Redford is definitely a conservative in the Red Tory mode. Red Tories still exist. Really, truly.

Continue reading

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A Yom Hashoah tribute to a grandfather

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I know that Yom Hashoah – Holocaust Remembrance Day – has come and gone for another year, but I want people to see this video.

It was produced entirely by Matthew Pollock, 13, a Grade 8 student at the Toronto Heschel School (and one of Primo’s best friends) as a tribute to his grandfather, Steven Friedlich, a Hungarian Holocaust survivor who died earlier this year.

The powerful piece speaks for itself.

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Of wilted wild roses and elbows to the back of the head

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Alberta, it turns out, isn’t the out and out redneck haven that some of us easterners might have thought it was.

And it looks like Alberta’s Progressive Conservative dynasty will live to fight another day.

Alison Redford at wRanter.com

Still smiling, after dodging a bullet

I was going to write about how Premier Alison Redford and her PCs had won fewer seats in yesterday’s election, and about how she looked to be in a better shape to govern than Danielle Smith, leader of the Wildrose (a.k.a. the Wildrose Alliance) party, since Redford could likely count on the NDP and Liberals to support what would have been her minority government.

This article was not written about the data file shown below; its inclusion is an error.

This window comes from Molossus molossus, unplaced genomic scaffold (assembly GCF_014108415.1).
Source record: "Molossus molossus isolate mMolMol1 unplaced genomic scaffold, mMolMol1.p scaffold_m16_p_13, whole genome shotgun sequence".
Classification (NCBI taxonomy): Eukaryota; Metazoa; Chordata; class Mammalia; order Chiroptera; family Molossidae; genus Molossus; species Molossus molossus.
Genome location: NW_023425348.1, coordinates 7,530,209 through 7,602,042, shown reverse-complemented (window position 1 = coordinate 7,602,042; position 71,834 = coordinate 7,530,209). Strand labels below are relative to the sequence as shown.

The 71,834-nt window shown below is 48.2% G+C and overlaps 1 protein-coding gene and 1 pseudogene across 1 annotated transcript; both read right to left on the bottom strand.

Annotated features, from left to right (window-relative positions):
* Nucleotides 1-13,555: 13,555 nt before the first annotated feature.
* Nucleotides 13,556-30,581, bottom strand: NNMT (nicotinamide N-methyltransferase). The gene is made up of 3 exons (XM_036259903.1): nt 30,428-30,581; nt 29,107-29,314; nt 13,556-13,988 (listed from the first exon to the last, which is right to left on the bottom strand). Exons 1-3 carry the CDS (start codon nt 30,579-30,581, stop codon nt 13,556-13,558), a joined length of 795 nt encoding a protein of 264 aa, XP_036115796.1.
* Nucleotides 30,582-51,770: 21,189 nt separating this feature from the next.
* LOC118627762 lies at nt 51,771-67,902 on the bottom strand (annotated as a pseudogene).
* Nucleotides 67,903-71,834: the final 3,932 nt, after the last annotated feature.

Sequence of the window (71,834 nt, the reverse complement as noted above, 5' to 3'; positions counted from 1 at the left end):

Suprise! The polls were wrong, or at least partly wrong, in predicting a Wildrose government. The newish party won only 17 seats, with 34.3 per cent of the vote, and becomes the official opposition.

The PCs, meanwhile, secured a majority, albeit a smaller one than last time, winning 61 seats with 43.9 per cent of the vote, versus 72 seats with 52.7 per cent of the vote in 2008, although they had only 66 seats when the 2012 campaign started. They also did it without garnering a majority of the popular vote, as they have in the past under former premiers Peter Lougheed and Ralph Klein.

So what does this say about Alberta and about Canadian politics more generally? Continue reading

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It looks like Rob Ford will never learn